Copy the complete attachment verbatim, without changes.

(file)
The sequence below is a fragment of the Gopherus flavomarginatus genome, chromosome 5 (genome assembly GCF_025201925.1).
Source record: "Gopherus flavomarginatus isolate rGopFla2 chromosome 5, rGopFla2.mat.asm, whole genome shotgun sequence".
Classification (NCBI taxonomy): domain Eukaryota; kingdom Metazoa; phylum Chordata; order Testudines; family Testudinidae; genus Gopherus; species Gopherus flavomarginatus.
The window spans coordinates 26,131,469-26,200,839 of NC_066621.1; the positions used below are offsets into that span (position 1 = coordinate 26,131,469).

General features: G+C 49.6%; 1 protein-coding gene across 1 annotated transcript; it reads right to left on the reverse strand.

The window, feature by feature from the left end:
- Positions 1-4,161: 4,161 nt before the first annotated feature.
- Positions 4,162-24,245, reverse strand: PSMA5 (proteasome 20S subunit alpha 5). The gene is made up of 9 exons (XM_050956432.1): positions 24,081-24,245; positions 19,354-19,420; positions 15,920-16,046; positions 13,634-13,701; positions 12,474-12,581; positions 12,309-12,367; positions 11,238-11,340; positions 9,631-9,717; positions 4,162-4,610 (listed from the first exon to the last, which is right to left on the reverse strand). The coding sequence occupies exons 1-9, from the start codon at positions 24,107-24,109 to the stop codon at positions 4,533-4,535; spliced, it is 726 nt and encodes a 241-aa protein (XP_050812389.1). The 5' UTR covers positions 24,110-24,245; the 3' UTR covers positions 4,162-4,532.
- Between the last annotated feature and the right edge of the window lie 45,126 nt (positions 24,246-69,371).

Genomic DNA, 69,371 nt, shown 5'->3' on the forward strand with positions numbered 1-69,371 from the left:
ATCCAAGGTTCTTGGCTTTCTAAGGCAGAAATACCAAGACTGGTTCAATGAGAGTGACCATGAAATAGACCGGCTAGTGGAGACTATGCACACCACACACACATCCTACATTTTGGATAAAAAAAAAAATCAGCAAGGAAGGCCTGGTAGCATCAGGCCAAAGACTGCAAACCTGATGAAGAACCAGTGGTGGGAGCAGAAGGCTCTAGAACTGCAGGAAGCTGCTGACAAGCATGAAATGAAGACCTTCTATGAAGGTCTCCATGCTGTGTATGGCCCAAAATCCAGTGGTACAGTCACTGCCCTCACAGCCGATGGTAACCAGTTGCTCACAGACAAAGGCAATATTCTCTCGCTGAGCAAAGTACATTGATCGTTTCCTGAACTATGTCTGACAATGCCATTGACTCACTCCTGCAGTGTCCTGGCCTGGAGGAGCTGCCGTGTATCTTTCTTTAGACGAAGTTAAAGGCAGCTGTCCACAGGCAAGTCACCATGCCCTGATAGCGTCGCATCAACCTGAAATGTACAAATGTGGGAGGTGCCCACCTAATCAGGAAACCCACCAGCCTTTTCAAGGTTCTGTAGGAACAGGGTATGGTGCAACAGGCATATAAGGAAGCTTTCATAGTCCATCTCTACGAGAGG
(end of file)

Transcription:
The sequence below is a fragment of the Gopherus flavomarginatus genome, chromosome 5 (genome assembly GCF_025201925.1).
Source record: "Gopherus flavomarginatus isolate rGopFla2 chromosome 5, rGopFla2.mat.asm, whole genome shotgun sequence".
Classification (NCBI taxonomy): domain Eukaryota; kingdom Metazoa; phylum Chordata; order Testudines; family Testudinidae; genus Gopherus; species Gopherus flavomarginatus.
The window spans coordinates 26,131,469-26,200,839 of NC_066621.1; the positions used below are offsets into that span (position 1 = coordinate 26,131,469).

General features: G+C 49.6%; 1 protein-coding gene across 1 annotated transcript; it reads right to left on the reverse strand.

The window, feature by feature from the left end:
- Positions 1-4,161: 4,161 nt before the first annotated feature.
- Positions 4,162-24,245, reverse strand: PSMA5 (proteasome 20S subunit alpha 5). The gene is made up of 9 exons (XM_050956432.1): positions 24,081-24,245; positions 19,354-19,420; positions 15,920-16,046; positions 13,634-13,701; positions 12,474-12,581; positions 12,309-12,367; positions 11,238-11,340; positions 9,631-9,717; positions 4,162-4,610 (listed from the first exon to the last, which is right to left on the reverse strand). The coding sequence occupies exons 1-9, from the start codon at positions 24,107-24,109 to the stop codon at positions 4,533-4,535; spliced, it is 726 nt and encodes a 241-aa protein (XP_050812389.1). The 5' UTR covers positions 24,110-24,245; the 3' UTR covers positions 4,162-4,532.
- Between the last annotated feature and the right edge of the window lie 45,126 nt (positions 24,246-69,371).

Genomic DNA, 69,371 nt, shown 5'->3' on the forward strand with positions numbered 1-69,371 from the left:
ATCCAAGGTTCTTGGCTTTCTAAGGCAGAAATACCAAGACTGGTTCAATGAGAGTGACCATGAAATAGACCGGCTAGTGGAGACTATGCACACCACACACACATCCTACATTTTGGATAAAAAAAAAAATCAGCAAGGAAGGCCTGGTAGCATCAGGCCAAAGACTGCAAACCTGATGAAGAACCAGTGGTGGGAGCAGAAGGCTCTAGAACTGCAGGAAGCTGCTGACAAGCATGAAATGAAGACCTTCTATGAAGGTCTCCATGCTGTGTATGGCCCAAAATCCAGTGGTACAGTCACTGCCCTCACAGCCGATGGTAACCAGTTGCTCACAGACAAAGGCAATATTCTCTCGCTGAGCAAAGTACATTGATCGTTTCCTGAACTATGTCTGACAATGCCATTGACTCACTCCTGCAGTGTCCTGGCCTGGAGGAGCTGCCGTGTATCTTTCTTTAGACGAAGTTAAAGGCAGCTGTCCACAGGCAAGTCACCATGCCCTGATAGCGTCGCATCAACCTGAAATGTACAAATGTGGGAGGTGCCCACCTAATCAGGAAACCCACCAGCCTTTTCAAGGTTCTGTAGGAACAGGGTATGGTGCAACAGGCATATAAGGAAGCTTTCATAGTCCATCTCTACGAGAGG